The Inner Workings of Herb-Partitioned Moxibustion For Crohn's Disease

blog post

The Inner Workings of Herb-Partitioned Moxibustion For Crohn's Disease

Published on 02-19-2020

"ChadD" is an acupuncturist and lives in Minneapolis and has authored 367 other posts.

Crohn's disease is one of a number of inflammatory bowel diseases. Generally symptoms involve inflammation modulated abdominal pain, diarrhea, weight loss and malnutrition. The prevalence of the condition is higher in smokers and in those who overuse NSAID's and/or antibiotics, but this range of conditions is increasing generally with strong relations to diet and other environmental factors (related study).

Being inflammatory modulated, functionally an autoimmune condition, the general key to treatment is to stop the immune system from attacking certain cells. The western options to accomplish this, such as the class of immunosuppressant drugs, has mixed results and many possible complications. Corticosteroids is another common option but this is not without side effects and realistically is not a long-term solution.

Acupuncture, Chinese Herbal Medicine and notably an external technique called moxibustion (see "what is moxibustion?" for general info) have all shown positive effects on this inflammatory cycle through various mechanisms. Our Crohn's disease section on our blog has some previous research study discussions.

One of the biochemical pathways through which inflammation is modulated in the body is the "TNF-α-NF-κB-MLCK" pathway (discussed in detail here). In laypersons terms, TNF-α is the "tumor necrosis factor alpha" which is a primary marker of intestinal inflammation and "MLCK" or "MYLK3 - myoson light chain kinase 3" is the genetic expression functions that are involved in the destruction of tissue.

Clinically, moxibustion has shown positive effects on any number of digestive and inflammatory related conditions. To look specifically at how this technique may influence Crohn's disease, a large team of researchers from the Shanghai University of Traditional Chinese Medicine recently conducted a study entitled "Herbs-partitioned moxibustion improves intestinal epithelial tight junctions by upregulating A20 expression in a mouse model of Crohn's disease". They were looking specifically at the mechanisms through which moxibustion may aid the backdrop of inflammatory functions involved with Crohn's disease.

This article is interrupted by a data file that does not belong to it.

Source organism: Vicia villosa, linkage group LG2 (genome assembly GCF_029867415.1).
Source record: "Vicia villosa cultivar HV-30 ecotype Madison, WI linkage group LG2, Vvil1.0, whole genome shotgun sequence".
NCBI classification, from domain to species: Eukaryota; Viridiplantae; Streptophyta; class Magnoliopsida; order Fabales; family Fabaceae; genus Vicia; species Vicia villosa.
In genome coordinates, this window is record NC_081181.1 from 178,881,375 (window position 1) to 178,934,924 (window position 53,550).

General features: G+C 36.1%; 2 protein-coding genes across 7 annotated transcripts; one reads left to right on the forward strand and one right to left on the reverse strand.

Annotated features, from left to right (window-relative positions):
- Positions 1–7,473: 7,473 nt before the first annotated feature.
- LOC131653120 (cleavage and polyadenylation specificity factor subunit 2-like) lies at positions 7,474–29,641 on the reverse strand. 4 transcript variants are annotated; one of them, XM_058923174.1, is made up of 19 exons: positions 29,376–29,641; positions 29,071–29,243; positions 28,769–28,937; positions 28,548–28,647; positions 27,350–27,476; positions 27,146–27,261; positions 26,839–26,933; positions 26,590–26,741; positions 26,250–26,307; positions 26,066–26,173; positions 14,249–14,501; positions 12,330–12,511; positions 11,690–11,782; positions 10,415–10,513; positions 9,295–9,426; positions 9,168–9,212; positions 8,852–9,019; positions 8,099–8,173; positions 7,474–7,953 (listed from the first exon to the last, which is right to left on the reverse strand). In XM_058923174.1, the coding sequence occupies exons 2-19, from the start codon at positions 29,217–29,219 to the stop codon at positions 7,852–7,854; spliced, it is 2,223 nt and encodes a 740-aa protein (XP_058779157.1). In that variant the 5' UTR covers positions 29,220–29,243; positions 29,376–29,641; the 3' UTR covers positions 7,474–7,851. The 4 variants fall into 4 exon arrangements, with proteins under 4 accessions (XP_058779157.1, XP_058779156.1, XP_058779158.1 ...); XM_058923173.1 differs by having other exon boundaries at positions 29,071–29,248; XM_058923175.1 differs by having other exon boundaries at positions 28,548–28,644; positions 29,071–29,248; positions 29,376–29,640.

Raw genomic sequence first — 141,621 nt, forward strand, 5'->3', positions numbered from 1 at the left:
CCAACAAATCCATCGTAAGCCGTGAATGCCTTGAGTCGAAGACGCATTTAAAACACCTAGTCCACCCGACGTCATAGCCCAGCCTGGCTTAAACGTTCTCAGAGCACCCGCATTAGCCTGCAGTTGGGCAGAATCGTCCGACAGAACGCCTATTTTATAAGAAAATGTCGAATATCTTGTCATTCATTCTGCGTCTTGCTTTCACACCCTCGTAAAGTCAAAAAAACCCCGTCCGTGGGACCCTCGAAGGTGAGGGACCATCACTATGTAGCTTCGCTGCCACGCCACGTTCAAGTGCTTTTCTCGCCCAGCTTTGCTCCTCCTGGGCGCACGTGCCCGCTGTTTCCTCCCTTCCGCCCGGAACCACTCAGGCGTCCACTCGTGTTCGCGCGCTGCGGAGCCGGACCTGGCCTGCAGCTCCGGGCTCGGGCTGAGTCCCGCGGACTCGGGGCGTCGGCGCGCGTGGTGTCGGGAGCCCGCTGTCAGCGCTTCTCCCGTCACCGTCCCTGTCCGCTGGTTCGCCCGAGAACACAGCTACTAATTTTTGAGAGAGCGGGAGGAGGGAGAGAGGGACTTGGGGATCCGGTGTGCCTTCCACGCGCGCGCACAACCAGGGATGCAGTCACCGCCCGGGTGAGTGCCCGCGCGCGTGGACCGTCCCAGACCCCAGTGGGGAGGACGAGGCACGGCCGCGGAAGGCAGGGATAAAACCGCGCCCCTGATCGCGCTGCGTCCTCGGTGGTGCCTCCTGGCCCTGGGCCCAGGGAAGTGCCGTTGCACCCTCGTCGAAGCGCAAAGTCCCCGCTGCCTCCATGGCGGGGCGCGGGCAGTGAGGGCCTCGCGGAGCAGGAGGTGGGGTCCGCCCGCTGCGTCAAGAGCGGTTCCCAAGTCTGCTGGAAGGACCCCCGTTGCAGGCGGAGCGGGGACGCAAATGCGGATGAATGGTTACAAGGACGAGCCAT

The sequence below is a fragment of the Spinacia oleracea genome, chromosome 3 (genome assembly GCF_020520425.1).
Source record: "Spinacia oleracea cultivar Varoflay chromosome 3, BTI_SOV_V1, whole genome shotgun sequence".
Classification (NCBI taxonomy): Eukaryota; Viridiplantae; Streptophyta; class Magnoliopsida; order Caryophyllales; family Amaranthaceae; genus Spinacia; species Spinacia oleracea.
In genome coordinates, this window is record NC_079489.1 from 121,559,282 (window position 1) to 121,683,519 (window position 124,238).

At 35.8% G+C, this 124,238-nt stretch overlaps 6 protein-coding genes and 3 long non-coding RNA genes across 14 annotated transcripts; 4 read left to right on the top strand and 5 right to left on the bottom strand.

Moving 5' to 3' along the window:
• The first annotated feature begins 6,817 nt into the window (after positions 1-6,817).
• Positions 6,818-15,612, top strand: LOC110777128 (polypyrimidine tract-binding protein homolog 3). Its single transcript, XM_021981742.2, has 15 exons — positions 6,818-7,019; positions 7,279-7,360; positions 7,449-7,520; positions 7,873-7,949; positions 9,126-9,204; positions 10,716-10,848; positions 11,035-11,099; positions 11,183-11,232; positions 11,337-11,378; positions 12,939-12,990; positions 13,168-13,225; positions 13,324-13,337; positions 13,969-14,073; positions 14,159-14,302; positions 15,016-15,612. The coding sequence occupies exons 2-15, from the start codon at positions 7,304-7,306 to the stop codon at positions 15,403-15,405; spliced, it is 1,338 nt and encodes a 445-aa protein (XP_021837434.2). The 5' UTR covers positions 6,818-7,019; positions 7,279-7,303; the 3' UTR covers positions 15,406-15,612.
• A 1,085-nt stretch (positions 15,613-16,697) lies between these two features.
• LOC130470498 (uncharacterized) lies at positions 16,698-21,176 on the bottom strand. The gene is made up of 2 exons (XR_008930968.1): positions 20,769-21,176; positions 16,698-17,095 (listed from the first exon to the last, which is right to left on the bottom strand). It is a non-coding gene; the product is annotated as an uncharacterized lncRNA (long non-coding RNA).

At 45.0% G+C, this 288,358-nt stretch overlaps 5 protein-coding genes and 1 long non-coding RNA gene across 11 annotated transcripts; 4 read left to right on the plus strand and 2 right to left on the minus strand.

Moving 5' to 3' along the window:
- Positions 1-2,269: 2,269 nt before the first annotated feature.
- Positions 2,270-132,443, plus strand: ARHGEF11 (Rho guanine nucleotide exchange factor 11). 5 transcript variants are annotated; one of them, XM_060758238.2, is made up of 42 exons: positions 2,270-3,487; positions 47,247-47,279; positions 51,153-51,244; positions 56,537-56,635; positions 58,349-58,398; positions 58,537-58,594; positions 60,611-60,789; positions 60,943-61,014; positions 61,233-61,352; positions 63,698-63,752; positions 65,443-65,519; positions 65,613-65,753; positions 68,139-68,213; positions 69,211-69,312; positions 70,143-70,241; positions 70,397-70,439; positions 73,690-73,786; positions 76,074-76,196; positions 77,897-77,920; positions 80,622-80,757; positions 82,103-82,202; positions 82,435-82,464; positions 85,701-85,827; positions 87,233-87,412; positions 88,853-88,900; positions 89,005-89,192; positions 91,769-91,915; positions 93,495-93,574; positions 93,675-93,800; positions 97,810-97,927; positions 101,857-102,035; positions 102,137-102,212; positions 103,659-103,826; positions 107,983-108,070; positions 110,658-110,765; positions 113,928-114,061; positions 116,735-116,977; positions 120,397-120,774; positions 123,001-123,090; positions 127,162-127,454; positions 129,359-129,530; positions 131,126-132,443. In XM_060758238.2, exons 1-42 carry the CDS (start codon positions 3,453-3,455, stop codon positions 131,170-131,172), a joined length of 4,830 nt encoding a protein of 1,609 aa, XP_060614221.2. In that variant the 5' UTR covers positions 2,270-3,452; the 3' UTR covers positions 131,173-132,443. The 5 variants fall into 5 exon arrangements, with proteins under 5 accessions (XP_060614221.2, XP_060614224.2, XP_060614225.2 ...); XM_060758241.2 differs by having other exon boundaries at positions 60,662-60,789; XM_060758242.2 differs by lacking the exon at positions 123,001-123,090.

In a mouse model of Crohn's the treatment group received herb-partitioned moxibustion (2 cones at each point, daily for 10 days) at the following points:

  • ST 25 - "celestial pivot", among other uses important point for all intestinal issues - constipation, diarrhea, dysentary, distention, pain, masses/accumulations of any type.
  • CV 6 - "sea of qi", important point for deficiencies of the lower and middle warmers - abdominal distention, bloating, edema, poor digestion, loose stools, diarrhea, fatigue - generally to tonify spleen and stomach qi deficiencies - as well as issues of the lower abdomen including prolapses.

The moxibustion was applied via "moxa cones" on top of a herbal cake comprised of the following two herbs:

The researchers noted that in the treatment group there was significant downregulation of inflammatory markers and functions thereby "protecting intestinal epithelial tight junctions and repairing the damage CD causes to the intestinal epithelial barrier". This was thought to happen by upregulating the expression of A20, also known as TNFAIP3, which is essentially the negative regulator of inflammation and immunity (study).

All things considered, for a relatively inexpensive treatment that can largely be done by an individual in the comfort of their own home, this general approach is worthy to consider in conjunction with other appropriately prescribed acupuncture, possibly oral Chinese herbal medicine and diet and lifestyle change.

This post has the following associations:

Issues/Symptoms: abdominal pain, constipation, crohn's disease, diarrhea, dysentary, edema, fatigue, immunity, inflammatory bowel disease

Acupoints: cv 6, st 25

Herbs: fu zi, gui zhi

Comments / Discussions:

log in or sign up to add your comments.

All Content 1999-2024
Chad J. Dupuis / Yin Yang House
Our Policies and Privacy Guidelines
Our Affiliated Clinics